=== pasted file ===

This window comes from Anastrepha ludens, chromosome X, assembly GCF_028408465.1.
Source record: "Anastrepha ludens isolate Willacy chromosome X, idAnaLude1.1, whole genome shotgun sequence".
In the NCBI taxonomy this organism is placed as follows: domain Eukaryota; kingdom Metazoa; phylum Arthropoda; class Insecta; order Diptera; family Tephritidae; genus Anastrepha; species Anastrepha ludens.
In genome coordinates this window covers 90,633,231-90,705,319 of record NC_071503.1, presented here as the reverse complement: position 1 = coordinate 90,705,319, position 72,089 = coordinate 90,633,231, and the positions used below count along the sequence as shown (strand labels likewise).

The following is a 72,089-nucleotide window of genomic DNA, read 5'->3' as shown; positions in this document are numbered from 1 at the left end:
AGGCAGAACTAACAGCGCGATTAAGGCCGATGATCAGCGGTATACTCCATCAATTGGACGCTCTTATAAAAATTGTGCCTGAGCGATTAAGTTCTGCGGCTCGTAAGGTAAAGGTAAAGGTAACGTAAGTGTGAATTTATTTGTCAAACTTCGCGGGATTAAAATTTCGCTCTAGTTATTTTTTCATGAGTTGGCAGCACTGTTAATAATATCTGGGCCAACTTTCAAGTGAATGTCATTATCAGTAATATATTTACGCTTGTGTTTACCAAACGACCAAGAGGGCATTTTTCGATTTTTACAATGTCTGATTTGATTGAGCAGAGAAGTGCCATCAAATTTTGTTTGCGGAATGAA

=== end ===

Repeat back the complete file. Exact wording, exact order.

This window comes from Anastrepha ludens, chromosome X, assembly GCF_028408465.1.
Source record: "Anastrepha ludens isolate Willacy chromosome X, idAnaLude1.1, whole genome shotgun sequence".
In the NCBI taxonomy this organism is placed as follows: domain Eukaryota; kingdom Metazoa; phylum Arthropoda; class Insecta; order Diptera; family Tephritidae; genus Anastrepha; species Anastrepha ludens.
In genome coordinates this window covers 90,633,231-90,705,319 of record NC_071503.1, presented here as the reverse complement: position 1 = coordinate 90,705,319, position 72,089 = coordinate 90,633,231, and the positions used below count along the sequence as shown (strand labels likewise).

The following is a 72,089-nucleotide window of genomic DNA, read 5'->3' as shown; positions in this document are numbered from 1 at the left end:
AGGCAGAACTAACAGCGCGATTAAGGCCGATGATCAGCGGTATACTCCATCAATTGGACGCTCTTATAAAAATTGTGCCTGAGCGATTAAGTTCTGCGGCTCGTAAGGTAAAGGTAAAGGTAACGTAAGTGTGAATTTATTTGTCAAACTTCGCGGGATTAAAATTTCGCTCTAGTTATTTTTTCATGAGTTGGCAGCACTGTTAATAATATCTGGGCCAACTTTCAAGTGAATGTCATTATCAGTAATATATTTACGCTTGTGTTTACCAAACGACCAAGAGGGCATTTTTCGATTTTTACAATGTCTGATTTGATTGAGCAGAGAAGTGCCATCAAATTTTGTTTGCGGAATGAA